Scientists Develop Security Check System That Uses One’s Breath

Scientists Develop Security Check System That Uses One’s Breath

Biometric authentication could soon be revolutionized as scientists in Japan have developed a security tool which identifies people by their breath.

Being able to fully rely on identity check systems is more crucial than ever for public institutions such as airports but also a wide variety of private companies.

Researchers from Kyushu University said their olfactory sensor had an accuracy of 97 percent in a first series of tests.

Chaiyanut Jirayupat from Kyushu University’s Institute for Materials Chemistry and Engineering is the first author of the study. He spoke about how these techniques could be more effective than security checks using fingerprints, voice, or palm prints.

“Physical characteristics can be copied, or even compromised by injury.

“Recently, human scent has been emerging as a new class of biometric authentication, essentially using your unique chemical composition to confirm who you are.”

Jirayupat said his team of researchers had initially focused on percutaneous gas. This term means compounds produced by individuals’ skin.

He explained: “These methods have their limits because the skin does not produce a high enough concentration of volatile compounds for machines to detect.”

The scientists then evaluated the possibilities an examination of the human breath would offer.

Jirayupat underlined that the human breath had previously been used to find out whether a person had cancer, diabetes, and COVID-19.

The Kyushu University research group determined a total of 28 compounds in subjects’ breath that could be used for biometric authentication.

They went on to develop an olfactory sensor array with 16 channels. They can each identify a particular range of compounds. A machine analyzed the sensor data from each person’s mouth and created an individual profile.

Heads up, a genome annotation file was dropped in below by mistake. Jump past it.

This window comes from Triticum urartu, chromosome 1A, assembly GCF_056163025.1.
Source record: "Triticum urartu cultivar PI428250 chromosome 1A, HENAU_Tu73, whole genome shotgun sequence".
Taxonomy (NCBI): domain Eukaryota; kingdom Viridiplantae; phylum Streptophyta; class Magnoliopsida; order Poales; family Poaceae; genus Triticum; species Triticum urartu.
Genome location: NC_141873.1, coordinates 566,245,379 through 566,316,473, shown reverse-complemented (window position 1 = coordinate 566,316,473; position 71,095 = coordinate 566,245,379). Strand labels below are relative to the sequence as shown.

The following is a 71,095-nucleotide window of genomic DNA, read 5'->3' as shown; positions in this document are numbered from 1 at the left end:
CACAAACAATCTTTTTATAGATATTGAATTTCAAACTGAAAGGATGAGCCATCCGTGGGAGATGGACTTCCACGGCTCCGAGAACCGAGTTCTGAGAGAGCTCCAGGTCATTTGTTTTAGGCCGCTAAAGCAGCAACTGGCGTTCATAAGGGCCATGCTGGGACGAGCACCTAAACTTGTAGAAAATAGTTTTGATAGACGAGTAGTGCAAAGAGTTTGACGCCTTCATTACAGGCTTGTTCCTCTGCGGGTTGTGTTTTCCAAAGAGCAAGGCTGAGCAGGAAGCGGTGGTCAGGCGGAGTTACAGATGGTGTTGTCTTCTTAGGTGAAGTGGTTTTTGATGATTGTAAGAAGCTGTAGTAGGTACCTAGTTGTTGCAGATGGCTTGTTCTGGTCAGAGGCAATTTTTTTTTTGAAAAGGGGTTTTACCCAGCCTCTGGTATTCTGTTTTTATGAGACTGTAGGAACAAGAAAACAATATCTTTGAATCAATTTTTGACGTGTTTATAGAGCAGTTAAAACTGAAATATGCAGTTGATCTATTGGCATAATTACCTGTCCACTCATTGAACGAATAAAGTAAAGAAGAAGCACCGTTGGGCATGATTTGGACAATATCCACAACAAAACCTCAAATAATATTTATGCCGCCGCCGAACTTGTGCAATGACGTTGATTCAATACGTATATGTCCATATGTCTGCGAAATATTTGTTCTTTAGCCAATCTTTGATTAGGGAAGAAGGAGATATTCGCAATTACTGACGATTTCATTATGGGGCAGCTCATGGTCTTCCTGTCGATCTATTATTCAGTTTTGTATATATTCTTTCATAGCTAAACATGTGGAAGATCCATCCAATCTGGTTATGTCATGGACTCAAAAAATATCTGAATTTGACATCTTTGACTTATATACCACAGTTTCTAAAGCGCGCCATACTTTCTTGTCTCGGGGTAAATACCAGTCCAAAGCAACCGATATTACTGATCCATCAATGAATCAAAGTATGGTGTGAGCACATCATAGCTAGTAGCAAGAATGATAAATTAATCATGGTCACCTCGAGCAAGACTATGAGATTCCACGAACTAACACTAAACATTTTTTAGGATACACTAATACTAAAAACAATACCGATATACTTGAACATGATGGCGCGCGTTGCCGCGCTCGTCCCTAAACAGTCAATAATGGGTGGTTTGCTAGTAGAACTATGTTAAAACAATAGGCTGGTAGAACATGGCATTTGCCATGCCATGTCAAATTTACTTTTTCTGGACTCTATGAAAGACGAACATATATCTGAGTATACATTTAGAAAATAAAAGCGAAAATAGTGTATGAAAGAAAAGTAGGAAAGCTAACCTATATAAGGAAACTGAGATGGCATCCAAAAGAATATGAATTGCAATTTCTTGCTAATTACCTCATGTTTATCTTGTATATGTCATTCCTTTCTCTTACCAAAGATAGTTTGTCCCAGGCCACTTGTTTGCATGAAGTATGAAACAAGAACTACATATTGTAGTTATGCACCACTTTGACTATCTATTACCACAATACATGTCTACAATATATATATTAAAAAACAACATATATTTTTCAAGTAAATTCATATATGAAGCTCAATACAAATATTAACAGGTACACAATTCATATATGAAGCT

Study leader Takeshi Yanagida pointed out that the researchers had achieved an average accuracy of 97. 8 percent during the first series of tests on six people.

Yanigada stressed that this high level of accuracy had remained consistent when the sample size was increased to 20 individuals. He stated that this was an eclectic group with individuals from different ages, genders and nationalities. It’s encouraging to see such a high accuracy across the board.”

Yanigada made clear that further research was needed to introduce the system.

He explained: “In this work, we required our subjects to fast for six hours before testing.

” We have a solid foundation.

“We have a solid foundation. We will refine the technique so that it works regardless of your diet.

“Thankfully, our current study showed that adding more sensors and collecting more data can overcome this obstacle.”

The Kyushu University team of researchers cooperated with Tokyo University for this study, which was published June 22 in Chemical Communications journal.

Located in the city of Fukuoka on the island of Kyushu, Kyushu University has 16 faculties, 11 undergraduate schools and 18 graduate schools.

Founded in 1903, it today registers more than 18,000 students from around 90 countries.

This story was provided to Newsweek by Zenger News.

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